The government's October jobs report is poised to offer the last big data point on a steady if unimpressive U.S. economy, four days before Americans flock to the polls.
Payrolls probably rose 175,000 last month for the first acceleration since June, according to economists' projections ahead of Friday's 8:30 a.m. release from the Labor Department in Washington. While many voters — including the more than 32 million who have cast ballots early — already have made up their minds, both presidential campaigns are likely to use the data to affirm closing arguments on the economy.
The report may also solidify the case for the Federal Reserve to raise interest rates in December for the first time in a year, following the central bank's statement Wednesday that officials would wait for "some further evidence of continued progress" in the economy amid "solid" job gains. The figures should confirm the "trend of broad-based job gains consistent with an ever-improving and healing labor market" and keep the Fed on course, said Emanuella Enenajor, an economist at Bank of America Corp. in New York.
Beyond the political and policy headlines are a bevy of factors economists will be monitoring to get a better read on how the pace of hiring will close out the year, and how temporary quirks could muddy the picture:
Hurricane Matthew's East Coast assault was just fading at the start of the calendar week during which government officials survey households and businesses to compile the jobs data. That has economists like Ryan Sweet of Moody’s Analytics Inc. on guard for the weather's impact on various gauges in Friday's report.
"Forecasting monthly employment is always a humbling experience, but this October is going to be trickier than usual because there are several temporary factors at play," said Sweet, who's based in in West Chester, Pennsylvania.
The storm might actually help, rather than hurt, the headline jobs figure, since the messy part of the storm occurred before the survey week and cleanup efforts tend to boost payrolls, Sweet said.
The average workweek could come in a bit weaker than usual given the difficulty reporting to the office in the storm's aftermath — important to keep in mind for those looking for a clean read on worker productivity. Average weekly hours otherwise have been very stable, coming in at 34.4 in seven of the last eight months.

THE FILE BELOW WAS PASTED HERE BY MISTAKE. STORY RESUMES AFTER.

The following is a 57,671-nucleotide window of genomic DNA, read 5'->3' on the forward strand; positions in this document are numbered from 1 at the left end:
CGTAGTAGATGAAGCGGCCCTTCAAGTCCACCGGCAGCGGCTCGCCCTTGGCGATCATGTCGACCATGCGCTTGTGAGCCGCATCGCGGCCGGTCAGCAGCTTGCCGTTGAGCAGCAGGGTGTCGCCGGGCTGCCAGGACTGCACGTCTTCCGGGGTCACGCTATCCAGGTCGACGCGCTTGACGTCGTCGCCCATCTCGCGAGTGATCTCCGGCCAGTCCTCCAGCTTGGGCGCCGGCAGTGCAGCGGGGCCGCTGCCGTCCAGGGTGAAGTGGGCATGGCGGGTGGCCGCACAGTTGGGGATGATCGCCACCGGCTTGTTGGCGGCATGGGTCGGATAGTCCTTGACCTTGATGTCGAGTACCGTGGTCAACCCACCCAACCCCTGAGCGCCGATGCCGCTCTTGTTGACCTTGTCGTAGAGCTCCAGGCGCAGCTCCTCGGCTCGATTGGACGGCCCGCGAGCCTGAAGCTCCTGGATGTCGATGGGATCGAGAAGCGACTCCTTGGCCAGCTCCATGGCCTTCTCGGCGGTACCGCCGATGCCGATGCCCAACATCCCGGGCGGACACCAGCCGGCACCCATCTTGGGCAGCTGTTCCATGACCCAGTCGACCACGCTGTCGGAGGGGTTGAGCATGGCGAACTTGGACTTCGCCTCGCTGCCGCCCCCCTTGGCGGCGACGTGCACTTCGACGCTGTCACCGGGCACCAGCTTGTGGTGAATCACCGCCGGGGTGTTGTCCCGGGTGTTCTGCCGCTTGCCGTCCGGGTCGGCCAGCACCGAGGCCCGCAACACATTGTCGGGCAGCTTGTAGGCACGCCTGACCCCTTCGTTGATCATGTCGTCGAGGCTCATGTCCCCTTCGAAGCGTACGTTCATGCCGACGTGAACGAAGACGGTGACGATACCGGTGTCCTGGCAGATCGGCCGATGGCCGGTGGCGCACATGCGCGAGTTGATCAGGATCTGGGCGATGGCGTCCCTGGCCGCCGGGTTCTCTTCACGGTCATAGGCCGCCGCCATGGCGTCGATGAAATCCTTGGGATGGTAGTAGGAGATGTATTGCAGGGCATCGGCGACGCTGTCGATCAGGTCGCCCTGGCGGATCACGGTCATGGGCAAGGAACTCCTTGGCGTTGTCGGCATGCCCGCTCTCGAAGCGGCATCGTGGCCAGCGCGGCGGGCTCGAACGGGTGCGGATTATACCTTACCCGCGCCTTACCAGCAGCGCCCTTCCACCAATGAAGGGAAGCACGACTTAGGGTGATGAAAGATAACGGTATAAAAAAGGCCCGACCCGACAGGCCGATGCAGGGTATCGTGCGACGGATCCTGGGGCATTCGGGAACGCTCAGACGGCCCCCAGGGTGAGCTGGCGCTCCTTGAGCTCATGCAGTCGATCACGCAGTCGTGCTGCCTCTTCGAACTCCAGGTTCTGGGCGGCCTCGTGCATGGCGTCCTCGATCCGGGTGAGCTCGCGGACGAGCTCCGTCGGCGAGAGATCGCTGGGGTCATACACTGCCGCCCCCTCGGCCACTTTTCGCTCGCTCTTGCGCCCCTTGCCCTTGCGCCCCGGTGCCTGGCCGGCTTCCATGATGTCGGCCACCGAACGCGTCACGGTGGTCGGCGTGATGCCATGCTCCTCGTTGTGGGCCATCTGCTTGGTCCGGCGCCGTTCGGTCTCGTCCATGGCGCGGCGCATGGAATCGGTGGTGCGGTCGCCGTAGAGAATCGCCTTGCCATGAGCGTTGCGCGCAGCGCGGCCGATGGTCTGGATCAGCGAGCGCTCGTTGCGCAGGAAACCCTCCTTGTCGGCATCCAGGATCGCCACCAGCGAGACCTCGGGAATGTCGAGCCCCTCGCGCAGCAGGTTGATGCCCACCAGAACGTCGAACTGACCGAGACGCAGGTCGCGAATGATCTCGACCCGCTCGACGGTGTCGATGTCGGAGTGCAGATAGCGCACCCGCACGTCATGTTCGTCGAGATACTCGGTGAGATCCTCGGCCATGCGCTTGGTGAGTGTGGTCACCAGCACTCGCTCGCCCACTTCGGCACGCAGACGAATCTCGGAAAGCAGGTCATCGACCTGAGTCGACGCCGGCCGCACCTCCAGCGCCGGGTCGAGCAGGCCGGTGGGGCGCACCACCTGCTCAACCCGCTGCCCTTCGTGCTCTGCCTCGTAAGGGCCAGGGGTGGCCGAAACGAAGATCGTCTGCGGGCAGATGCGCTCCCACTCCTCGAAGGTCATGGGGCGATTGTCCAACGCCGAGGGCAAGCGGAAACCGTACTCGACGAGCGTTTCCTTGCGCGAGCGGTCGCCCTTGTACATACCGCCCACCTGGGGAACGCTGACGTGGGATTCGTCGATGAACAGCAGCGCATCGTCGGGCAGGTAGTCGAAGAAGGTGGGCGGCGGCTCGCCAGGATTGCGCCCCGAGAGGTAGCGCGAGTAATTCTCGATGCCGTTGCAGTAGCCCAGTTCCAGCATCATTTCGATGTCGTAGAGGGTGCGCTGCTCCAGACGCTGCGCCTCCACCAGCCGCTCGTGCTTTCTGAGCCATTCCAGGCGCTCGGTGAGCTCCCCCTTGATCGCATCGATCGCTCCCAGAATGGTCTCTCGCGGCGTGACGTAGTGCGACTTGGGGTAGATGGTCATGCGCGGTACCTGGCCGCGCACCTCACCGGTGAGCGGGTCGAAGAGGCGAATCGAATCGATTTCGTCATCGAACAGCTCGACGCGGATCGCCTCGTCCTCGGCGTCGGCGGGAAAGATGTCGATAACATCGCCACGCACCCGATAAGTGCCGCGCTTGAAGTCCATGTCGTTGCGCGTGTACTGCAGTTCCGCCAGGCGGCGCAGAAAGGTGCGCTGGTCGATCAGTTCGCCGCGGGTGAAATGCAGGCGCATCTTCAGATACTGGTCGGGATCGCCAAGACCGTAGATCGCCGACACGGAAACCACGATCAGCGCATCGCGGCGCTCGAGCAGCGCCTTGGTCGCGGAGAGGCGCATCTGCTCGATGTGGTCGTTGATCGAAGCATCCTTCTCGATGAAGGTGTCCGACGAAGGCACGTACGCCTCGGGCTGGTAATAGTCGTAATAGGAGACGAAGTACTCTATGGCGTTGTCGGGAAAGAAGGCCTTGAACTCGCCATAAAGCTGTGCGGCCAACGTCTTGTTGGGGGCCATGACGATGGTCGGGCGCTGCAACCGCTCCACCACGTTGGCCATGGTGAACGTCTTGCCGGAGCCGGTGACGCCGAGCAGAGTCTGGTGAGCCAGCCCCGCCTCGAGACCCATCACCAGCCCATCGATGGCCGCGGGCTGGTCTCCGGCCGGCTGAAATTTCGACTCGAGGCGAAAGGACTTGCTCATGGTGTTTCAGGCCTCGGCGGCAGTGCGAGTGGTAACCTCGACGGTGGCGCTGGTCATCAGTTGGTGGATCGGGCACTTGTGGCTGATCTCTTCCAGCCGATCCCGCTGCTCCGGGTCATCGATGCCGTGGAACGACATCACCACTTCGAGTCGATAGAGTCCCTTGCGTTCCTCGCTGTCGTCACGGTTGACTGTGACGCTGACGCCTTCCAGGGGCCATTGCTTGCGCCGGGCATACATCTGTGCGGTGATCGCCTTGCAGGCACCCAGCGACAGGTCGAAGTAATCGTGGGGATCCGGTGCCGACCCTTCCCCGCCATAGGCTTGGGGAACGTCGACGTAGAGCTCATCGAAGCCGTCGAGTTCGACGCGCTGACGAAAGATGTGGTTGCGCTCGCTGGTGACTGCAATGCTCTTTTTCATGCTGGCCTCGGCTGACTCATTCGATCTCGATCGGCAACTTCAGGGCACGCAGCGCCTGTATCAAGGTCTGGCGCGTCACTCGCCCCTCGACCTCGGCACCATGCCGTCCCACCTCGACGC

With hiring managers bemoaning the increasingly intense competition to pick up workers, economists will be watching to see how early holiday-season retail staffing affects the job numbers.
"There’s been some talk anecdotally that people who have to hire for the holidays had to hire a little sooner than normal, because they knew it was going to be difficult," said Stephen Stanley, chief economist at Amherst Pierpont Securities LLC in New York.
Package delivery giant United Parcel Service Inc. in September announced plans to hire about 95,000 seasonal workers, more than last year, and is sweetening the deal with bonuses and higher wages in an attempt to snap up labor in a dwindling pool.
At the same time, Stanley said he's looking for potential rebounds in leisure and hospitality and in healthcare — two categories that disappointed in September.
The labor force participation rate — the share of the working-age population that's employed or looking for a job — has served as a window into how much more the employment picture can potentially improve. Incoming millennials have failed to offset an army of retiring baby boomers, so this rate has dwindled despite better prospects for would-be laborers.
Sweet said he's monitoring the government's tally of discouraged workers, as well as the participation rate among prime-age workers — those ages 25 to 54. That share has been on a strong rebound over the past year, while still far below where it was during the last recession.
"That’s a very encouraging sign because the labor supply is potentially problematic down the road — if we don’t start pulling more people that are not in the labor force but want a job back in, we’re going to start running into supply constraints," Sweet said.
The boost to paychecks that was absent for so much of the expansion has finally been making a bigger presence, with average hourly earnings gaining ground.
A 0.3 percent rise in October, as projected in the Bloomberg survey, would go a long way in affirming that a pickup in wages is here to stay, said Tom Simons, a money-market economist at Jefferies LLC in New York.
"As the availability of labor starts to dry up, the price of labor is going to increase," Simons said. "We can be encouraged that it still seems that upward momentum is there."